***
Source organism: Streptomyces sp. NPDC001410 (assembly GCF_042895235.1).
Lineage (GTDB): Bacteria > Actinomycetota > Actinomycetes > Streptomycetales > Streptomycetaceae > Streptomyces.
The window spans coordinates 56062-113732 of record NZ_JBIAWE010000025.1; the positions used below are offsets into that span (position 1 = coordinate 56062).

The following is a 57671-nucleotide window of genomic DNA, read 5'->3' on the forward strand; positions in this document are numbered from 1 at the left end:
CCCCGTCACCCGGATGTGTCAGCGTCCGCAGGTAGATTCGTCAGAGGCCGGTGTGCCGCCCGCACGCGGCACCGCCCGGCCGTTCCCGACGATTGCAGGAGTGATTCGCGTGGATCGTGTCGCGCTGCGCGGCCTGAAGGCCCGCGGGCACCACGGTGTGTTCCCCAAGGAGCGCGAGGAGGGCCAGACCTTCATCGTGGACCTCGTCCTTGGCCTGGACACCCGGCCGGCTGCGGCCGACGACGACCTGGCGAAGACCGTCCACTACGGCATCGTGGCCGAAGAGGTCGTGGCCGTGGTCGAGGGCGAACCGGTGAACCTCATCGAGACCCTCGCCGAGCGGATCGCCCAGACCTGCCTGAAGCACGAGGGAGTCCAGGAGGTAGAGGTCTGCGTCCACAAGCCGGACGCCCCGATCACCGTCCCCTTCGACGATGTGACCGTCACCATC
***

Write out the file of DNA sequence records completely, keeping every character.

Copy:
Source organism: Streptomyces sp. NPDC001410 (assembly GCF_042895235.1).
Lineage (GTDB): Bacteria > Actinomycetota > Actinomycetes > Streptomycetales > Streptomycetaceae > Streptomyces.
The window spans coordinates 56062-113732 of record NZ_JBIAWE010000025.1; the positions used below are offsets into that span (position 1 = coordinate 56062).

The following is a 57671-nucleotide window of genomic DNA, read 5'->3' on the forward strand; positions in this document are numbered from 1 at the left end:
CCCCGTCACCCGGATGTGTCAGCGTCCGCAGGTAGATTCGTCAGAGGCCGGTGTGCCGCCCGCACGCGGCACCGCCCGGCCGTTCCCGACGATTGCAGGAGTGATTCGCGTGGATCGTGTCGCGCTGCGCGGCCTGAAGGCCCGCGGGCACCACGGTGTGTTCCCCAAGGAGCGCGAGGAGGGCCAGACCTTCATCGTGGACCTCGTCCTTGGCCTGGACACCCGGCCGGCTGCGGCCGACGACGACCTGGCGAAGACCGTCCACTACGGCATCGTGGCCGAAGAGGTCGTGGCCGTGGTCGAGGGCGAACCGGTGAACCTCATCGAGACCCTCGCCGAGCGGATCGCCCAGACCTGCCTGAAGCACGAGGGAGTCCAGGAGGTAGAGGTCTGCGTCCACAAGCCGGACGCCCCGATCACCGTCCCCTTCGACGATGTGACCGTCACCATC